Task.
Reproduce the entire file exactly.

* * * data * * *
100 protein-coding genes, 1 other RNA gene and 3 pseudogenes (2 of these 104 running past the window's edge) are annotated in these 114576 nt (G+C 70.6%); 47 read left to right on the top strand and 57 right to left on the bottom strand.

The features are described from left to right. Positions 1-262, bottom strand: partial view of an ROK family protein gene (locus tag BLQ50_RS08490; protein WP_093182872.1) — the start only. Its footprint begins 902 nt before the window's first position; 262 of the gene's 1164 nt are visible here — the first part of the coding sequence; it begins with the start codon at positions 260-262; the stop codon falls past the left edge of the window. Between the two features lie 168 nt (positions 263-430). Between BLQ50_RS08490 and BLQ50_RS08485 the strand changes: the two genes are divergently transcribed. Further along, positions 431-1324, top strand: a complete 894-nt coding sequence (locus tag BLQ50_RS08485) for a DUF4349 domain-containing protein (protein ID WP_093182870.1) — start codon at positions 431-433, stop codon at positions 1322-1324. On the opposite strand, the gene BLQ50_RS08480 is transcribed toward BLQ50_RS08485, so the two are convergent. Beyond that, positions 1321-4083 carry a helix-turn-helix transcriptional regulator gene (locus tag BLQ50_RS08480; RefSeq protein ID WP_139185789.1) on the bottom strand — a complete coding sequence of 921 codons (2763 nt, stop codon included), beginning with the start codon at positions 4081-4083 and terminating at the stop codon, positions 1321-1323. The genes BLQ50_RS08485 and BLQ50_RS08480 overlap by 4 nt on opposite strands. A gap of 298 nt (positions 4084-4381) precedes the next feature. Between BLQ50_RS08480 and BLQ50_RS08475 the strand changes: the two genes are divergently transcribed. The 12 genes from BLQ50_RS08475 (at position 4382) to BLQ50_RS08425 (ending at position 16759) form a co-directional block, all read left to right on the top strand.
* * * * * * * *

100 protein-coding genes, 1 other RNA gene and 3 pseudogenes (2 of these 104 running past the window's edge) are annotated in these 114576 nt (G+C 70.6%); 47 read left to right on the top strand and 57 right to left on the bottom strand.

The features are described from left to right. Positions 1-262, bottom strand: partial view of an ROK family protein gene (locus tag BLQ50_RS08490; protein WP_093182872.1) — the start only. Its footprint begins 902 nt before the window's first position; 262 of the gene's 1164 nt are visible here — the first part of the coding sequence; it begins with the start codon at positions 260-262; the stop codon falls past the left edge of the window. Between the two features lie 168 nt (positions 263-430). Between BLQ50_RS08490 and BLQ50_RS08485 the strand changes: the two genes are divergently transcribed. Further along, positions 431-1324, top strand: a complete 894-nt coding sequence (locus tag BLQ50_RS08485) for a DUF4349 domain-containing protein (protein ID WP_093182870.1) — start codon at positions 431-433, stop codon at positions 1322-1324. On the opposite strand, the gene BLQ50_RS08480 is transcribed toward BLQ50_RS08485, so the two are convergent. Beyond that, positions 1321-4083 carry a helix-turn-helix transcriptional regulator gene (locus tag BLQ50_RS08480; RefSeq protein ID WP_139185789.1) on the bottom strand — a complete coding sequence of 921 codons (2763 nt, stop codon included), beginning with the start codon at positions 4081-4083 and terminating at the stop codon, positions 1321-1323. The genes BLQ50_RS08485 and BLQ50_RS08480 overlap by 4 nt on opposite strands. A gap of 298 nt (positions 4084-4381) precedes the next feature. Between BLQ50_RS08480 and BLQ50_RS08475 the strand changes: the two genes are divergently transcribed. The 12 genes from BLQ50_RS08475 (at position 4382) to BLQ50_RS08425 (ending at position 16759) form a co-directional block, all read left to right on the top strand.